Whenever I think of the bold and the beautiful, I have two thoughts in quick succession. The first is more of a question: is it always an “and”? Does being bold make you beautiful, and vice versa? Certainly, I think that being beautiful has something bold in it, far more than being “attractive”, or just “pretty” (blah). Beauty has a certain oomph to it. And as for being bold, is that half the battle won where beauty is concerned? I realise I’ve often felt that way – as though going all-out, ramping up the confidence, confers automatic va-va-voom. And then I look at some of the pictures of my past sartorial excesses and I think: Hmmm. Maybe not.
I am writing today to assess my best and/or worst moments, when I felt to be bold was to be beautiful – where I went out on to the street, into the workplace, into “the club” (remember those?), all guns blazing. Looking back on those moments now, I don’t really know what I captured in the process. But it was a fun experience, and something I always liked the idea of, even as a child. Because my second thought, when I hear about bold and beautiful, is of my French grandmother. I think a lot about my grandparents these days; I worry it makes me morbid. But they fascinate me because they were so present in my life at one point, so relevant, and yet are also already history. For our purposes, though, hearing those words makes me think of my mother’s mother, Michelle, who we spent school holidays with in the south of France and was known to us as “Mamie”. I’m not going to lie: Mamie was a stycon (style icon). I know every gay man says this about their dead grandmother, but hear me out.
Mamie was obsessed with style, and stylish living. When she convinced my grandfather to build a house on a hill which eventually bankrupted them, she made sure they had four gardens, including a winter garden, a bathroom with a glass wall which looked out on to said winter garden (you could appreciate the flora from the tub), a whole floor they never even used and, best of all, a walk-in wardrobe. In it sat rails of dresses, coats, skirts and blouses, mostly in the strong colours and prints which a Mediterranean woman like Mamie loved. She had very dark skin, positively black hair and was basically your standard “señorita”, only as French as they come (tetchy, glamorous, a pill for everything). She made a mean pumpkin soup in a kitchen she had painted baby pink, and she did all her gardening in a bikini. She did all this right up until she suddenly died, on a sunny day in May 1994, only a few weeks after turning 68. And another thing she did– which I liked to do with her – was watch her trashy American soaps, dubbed in French, when they aired late on a hot weekday morning. One of her favourites was Amour, Gloire et Beauté, which back in America is known as, yes, The Bold and the Beautiful. Mamie was a complex woman, and she wasn’t always easy to adore. Her relationship with fashion was often categorised as vain, limiting, a waste of money, but then she was also loved for it. I would say I inherited some of that complex and even contradictory attitude, an attitude I’ve spent many years unknotting. But when I’ve got it into my head to be bold and beautiful, I realised who I’m channelling. Allez! Mamie – this one’s for you.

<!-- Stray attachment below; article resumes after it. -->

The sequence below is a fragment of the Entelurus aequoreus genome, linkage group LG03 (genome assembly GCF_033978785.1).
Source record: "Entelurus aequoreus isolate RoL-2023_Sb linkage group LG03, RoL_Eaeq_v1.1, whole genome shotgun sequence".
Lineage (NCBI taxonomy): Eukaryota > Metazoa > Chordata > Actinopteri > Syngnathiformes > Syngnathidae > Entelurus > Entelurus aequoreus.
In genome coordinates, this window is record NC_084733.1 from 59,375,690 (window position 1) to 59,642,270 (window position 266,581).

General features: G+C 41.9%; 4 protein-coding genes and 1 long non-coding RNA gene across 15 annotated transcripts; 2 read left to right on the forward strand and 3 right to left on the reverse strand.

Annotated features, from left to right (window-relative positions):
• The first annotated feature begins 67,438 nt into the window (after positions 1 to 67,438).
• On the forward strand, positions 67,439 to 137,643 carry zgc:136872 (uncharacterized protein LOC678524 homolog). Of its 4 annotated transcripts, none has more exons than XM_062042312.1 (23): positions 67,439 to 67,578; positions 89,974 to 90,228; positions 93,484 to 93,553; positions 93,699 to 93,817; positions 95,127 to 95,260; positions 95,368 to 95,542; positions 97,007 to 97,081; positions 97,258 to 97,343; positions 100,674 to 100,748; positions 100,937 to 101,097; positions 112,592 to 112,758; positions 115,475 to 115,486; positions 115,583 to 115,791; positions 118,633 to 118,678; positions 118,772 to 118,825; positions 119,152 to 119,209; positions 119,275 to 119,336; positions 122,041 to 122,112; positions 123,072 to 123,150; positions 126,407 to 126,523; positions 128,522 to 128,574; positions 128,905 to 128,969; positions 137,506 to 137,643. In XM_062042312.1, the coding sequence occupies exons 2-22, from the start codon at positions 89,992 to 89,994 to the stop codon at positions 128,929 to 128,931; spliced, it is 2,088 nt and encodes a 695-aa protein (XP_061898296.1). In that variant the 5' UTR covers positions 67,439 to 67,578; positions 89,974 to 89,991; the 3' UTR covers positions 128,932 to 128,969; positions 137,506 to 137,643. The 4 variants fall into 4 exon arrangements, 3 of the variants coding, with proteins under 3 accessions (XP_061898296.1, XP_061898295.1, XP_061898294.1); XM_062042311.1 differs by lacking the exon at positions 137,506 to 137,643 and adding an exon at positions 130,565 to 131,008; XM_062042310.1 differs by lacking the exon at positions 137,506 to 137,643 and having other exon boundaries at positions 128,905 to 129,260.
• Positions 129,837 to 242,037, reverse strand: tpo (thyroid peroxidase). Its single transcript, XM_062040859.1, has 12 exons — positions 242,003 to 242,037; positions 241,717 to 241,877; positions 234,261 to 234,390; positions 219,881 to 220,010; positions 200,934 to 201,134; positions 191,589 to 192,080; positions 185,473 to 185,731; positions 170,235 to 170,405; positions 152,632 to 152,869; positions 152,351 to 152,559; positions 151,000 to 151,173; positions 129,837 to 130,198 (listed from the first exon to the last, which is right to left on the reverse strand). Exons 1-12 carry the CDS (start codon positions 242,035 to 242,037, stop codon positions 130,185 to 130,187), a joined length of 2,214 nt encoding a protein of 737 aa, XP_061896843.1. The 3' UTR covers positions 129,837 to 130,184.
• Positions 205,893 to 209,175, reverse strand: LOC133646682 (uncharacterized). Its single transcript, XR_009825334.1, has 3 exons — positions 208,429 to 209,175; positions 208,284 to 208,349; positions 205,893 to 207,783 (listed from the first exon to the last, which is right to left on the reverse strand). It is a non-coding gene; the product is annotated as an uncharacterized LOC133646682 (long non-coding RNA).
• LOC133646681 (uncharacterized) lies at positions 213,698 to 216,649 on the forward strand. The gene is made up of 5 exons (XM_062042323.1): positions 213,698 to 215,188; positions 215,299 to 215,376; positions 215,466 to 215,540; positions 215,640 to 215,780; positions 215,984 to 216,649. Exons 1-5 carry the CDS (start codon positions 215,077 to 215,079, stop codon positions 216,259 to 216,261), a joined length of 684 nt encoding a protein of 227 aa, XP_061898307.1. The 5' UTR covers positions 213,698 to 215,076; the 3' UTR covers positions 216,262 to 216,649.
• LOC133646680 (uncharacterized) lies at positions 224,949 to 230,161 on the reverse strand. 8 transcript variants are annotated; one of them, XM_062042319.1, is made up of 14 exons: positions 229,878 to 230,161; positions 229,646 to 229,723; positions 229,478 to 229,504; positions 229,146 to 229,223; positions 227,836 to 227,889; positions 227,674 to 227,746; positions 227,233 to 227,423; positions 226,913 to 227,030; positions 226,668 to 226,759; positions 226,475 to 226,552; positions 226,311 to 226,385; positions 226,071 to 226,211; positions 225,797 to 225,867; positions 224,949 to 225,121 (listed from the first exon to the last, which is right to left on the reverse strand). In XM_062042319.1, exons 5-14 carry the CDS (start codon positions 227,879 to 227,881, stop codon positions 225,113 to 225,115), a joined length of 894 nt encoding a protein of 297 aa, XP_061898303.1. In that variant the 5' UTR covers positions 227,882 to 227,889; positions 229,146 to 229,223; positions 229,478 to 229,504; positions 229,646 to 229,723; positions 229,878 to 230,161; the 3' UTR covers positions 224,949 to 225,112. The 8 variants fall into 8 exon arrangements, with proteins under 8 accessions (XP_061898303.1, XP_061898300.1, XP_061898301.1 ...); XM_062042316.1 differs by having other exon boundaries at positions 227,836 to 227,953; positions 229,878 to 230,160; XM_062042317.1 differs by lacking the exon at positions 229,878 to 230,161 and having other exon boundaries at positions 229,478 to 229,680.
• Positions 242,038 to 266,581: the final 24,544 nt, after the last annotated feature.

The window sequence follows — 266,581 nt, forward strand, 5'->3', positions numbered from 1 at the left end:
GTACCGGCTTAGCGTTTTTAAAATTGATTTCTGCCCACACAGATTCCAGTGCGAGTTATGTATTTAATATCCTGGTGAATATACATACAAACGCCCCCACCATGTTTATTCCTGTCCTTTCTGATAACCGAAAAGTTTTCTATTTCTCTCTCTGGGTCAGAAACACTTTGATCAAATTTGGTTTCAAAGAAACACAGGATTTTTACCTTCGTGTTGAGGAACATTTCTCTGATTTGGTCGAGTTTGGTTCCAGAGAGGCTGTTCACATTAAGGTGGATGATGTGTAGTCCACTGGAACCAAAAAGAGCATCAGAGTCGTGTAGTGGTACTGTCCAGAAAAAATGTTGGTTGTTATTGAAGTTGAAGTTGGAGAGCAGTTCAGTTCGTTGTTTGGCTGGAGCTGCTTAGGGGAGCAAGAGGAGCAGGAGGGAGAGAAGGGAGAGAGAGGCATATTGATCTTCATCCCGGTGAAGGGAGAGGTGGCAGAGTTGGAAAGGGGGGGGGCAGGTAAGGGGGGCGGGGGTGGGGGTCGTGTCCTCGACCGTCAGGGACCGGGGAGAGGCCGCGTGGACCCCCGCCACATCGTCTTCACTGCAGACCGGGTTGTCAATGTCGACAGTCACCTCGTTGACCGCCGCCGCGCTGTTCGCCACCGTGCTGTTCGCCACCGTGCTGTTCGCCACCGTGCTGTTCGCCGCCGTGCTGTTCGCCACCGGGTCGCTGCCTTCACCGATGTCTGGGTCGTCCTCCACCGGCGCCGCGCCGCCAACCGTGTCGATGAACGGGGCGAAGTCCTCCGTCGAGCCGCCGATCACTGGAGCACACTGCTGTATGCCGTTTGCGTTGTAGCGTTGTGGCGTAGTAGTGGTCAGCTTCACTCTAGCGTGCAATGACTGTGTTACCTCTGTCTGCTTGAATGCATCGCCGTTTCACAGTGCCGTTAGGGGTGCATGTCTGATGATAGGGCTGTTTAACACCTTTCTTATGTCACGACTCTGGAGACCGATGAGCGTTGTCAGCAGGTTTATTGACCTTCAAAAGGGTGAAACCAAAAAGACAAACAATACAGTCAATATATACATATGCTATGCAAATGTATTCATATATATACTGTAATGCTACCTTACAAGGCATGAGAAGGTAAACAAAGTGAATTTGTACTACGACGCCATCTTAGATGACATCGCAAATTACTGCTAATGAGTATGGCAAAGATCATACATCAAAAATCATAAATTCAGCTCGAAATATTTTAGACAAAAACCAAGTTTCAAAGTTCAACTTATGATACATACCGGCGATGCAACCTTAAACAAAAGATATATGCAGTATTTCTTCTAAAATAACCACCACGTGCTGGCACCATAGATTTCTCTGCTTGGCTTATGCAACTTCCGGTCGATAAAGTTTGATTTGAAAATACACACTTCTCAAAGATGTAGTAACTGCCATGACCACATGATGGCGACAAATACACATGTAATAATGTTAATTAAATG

1. I wasn’t allowed many new clothes as a child, since I was the youngest of three, and we couldn’t really afford them anyway: hand-me-downs were my lot. Then, one day when I had a school disco looming at the age of nine, my mother finally caved in and took me to BHS, where we promptly bought a black denim jacket-and-jean ensemble. It was 1992 –who was I channelling? Kris Kross or k.d lang? The only issue is the outfit was so good, I wasn’t allowed to wear it; no event was ever good enough. When the next year’s disco came around, I had already outgrown it. Perhaps this is why I now like to trash pretty much any outfit as soon as I buy it (I like “worn in”), and why I almost never wear black.